Patient aggression up by a fifth despite trust’s interventions
A hospital trust, which has already implemented a series of safety measures to protect employees, has reported a 17 per cent rise in incidents of abuse against staff by patients and the public in the last year.
Data from the Oxford University Hospital’s clinical incident system, shared with HSJ, shows there were 1,181 cases of violence and aggression against staff in 2022, up from 1,003 in 2021 (see chart below).
Before late 2021, the monthly incident rate very rarely hit 100, while since January 2022 it has topped 100 in seven months, including 162 and 131 incidents respectively in January and February this year.
The ongoing growth is despite the trust launching a campaign, called “No Excuses”, in January 2022, in response to cases doubling between 2020 and 2021 from 531 to 1,003. Measures include bodyworn cameras, and safety devices with alarms and positioning technology for lone workers.
The trust said it plans to launch a second phase of the No Excuses campaign in the coming weeks, with a focus on staff stories.
In an example shared in board papers from March, a band five nurse describes how they were “attacked” and “pushed on to the floor” by a patient waiting for a mental health bed who was “very erratic and jumbled”. The nurse reported the incident to the police.
As part of the campaign, the trust also established an internal working group for staff to discuss their experiences of abusive and aggressive behaviour, as well as in-team support.
The trust’s emergency department matron has begun writing a letter to all patients who have been violent or aggressive, which asks them to “act in a more understanding and appropriate manner towards the staff who are trying to care for you” if they attend the ED again.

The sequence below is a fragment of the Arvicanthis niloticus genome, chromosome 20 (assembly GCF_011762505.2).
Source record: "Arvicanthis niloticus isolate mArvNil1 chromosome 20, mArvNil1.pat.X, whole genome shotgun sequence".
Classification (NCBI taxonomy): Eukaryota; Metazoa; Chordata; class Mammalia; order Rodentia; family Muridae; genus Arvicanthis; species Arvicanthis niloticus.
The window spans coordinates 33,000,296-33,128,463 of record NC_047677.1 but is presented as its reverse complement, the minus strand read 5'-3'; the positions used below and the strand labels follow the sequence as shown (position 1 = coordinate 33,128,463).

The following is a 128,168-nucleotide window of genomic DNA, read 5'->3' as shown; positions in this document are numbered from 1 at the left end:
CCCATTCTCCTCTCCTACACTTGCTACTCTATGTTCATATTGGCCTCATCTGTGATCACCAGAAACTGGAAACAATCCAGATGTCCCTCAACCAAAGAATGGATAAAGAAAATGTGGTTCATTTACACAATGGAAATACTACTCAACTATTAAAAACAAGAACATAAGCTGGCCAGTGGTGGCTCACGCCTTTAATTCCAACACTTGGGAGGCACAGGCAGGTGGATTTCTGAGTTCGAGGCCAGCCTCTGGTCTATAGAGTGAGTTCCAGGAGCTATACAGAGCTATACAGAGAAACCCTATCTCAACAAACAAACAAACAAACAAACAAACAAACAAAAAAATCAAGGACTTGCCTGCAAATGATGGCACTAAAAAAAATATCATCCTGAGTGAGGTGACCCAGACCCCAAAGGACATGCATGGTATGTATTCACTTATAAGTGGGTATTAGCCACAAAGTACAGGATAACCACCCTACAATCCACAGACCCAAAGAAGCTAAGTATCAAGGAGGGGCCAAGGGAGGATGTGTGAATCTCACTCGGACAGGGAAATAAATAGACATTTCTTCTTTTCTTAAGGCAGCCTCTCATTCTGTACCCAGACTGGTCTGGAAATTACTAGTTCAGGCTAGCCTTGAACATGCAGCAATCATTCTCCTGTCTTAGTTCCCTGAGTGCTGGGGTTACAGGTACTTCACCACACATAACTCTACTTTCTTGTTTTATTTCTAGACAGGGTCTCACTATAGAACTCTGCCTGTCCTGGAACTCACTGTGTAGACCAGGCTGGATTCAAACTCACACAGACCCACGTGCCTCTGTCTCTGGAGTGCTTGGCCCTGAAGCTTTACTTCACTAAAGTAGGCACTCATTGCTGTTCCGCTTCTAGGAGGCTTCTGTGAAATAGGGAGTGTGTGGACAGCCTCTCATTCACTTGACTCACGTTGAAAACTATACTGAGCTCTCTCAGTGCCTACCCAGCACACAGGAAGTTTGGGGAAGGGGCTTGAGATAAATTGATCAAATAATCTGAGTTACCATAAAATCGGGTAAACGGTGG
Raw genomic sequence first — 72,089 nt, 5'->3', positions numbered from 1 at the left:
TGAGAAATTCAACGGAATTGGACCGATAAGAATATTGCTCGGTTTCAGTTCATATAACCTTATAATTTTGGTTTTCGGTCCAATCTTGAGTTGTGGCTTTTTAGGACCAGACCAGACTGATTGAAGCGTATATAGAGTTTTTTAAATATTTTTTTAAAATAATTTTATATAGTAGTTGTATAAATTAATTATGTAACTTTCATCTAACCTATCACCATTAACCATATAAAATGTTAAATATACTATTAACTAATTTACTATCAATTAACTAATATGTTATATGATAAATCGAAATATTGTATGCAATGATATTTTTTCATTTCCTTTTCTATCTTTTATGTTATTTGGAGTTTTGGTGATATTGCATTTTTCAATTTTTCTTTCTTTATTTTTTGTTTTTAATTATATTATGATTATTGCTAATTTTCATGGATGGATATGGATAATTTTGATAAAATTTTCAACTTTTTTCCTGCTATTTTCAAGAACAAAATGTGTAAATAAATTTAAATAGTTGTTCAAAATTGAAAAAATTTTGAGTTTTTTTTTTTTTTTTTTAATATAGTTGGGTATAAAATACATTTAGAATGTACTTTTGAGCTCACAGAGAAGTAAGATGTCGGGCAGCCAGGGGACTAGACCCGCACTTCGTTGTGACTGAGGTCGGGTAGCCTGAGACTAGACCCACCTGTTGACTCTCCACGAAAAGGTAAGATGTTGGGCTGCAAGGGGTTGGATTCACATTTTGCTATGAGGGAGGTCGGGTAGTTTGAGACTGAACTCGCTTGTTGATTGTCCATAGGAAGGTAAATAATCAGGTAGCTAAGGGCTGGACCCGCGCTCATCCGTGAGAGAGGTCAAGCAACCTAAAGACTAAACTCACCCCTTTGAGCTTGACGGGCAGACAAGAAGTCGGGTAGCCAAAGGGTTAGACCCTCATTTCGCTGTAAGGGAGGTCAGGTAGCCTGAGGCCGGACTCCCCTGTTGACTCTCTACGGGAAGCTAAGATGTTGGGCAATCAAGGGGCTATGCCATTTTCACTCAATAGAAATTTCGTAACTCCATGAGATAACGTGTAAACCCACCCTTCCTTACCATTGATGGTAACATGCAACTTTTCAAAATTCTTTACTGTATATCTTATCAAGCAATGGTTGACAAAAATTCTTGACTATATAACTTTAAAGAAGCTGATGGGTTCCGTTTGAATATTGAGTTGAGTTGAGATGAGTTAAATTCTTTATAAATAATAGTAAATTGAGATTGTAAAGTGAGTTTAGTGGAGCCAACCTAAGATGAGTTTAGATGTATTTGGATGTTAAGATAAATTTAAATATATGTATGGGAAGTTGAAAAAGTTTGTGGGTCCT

It has also developed a “quality priority” for 2022-23 to “understand the scale of and contributory factors to violence and abuse, implemented interventions and reduce the frequency of these incidents and the impact they have on both patients and staff”.
Paula Gardner, interim chief nursing officer at OUH, told HSJ that the trust knows “this is an ongoing issue” and “will continue to do all we can to support and care for our colleagues”.
“The wellbeing and safety of our staff is of paramount importance to us, and forms a significant part of our People Plan 2022-2025,” she added. “Following a significant increase in reports of abusive and aggressive behaviour last year, we put several actions into place to tackle this.”
In the build-up to the nursing strikes last month, the trust said its staff had been verbally abused when contacting some patients to postpone their appointments.
NHS Staff Survey 2022 results show 14.7 per cent of staff had experienced physical violence from patients or members of the public in the last 12 months, while 27.8 per cent said they had suffered harassment, bullying or abuse from patients of members of the public.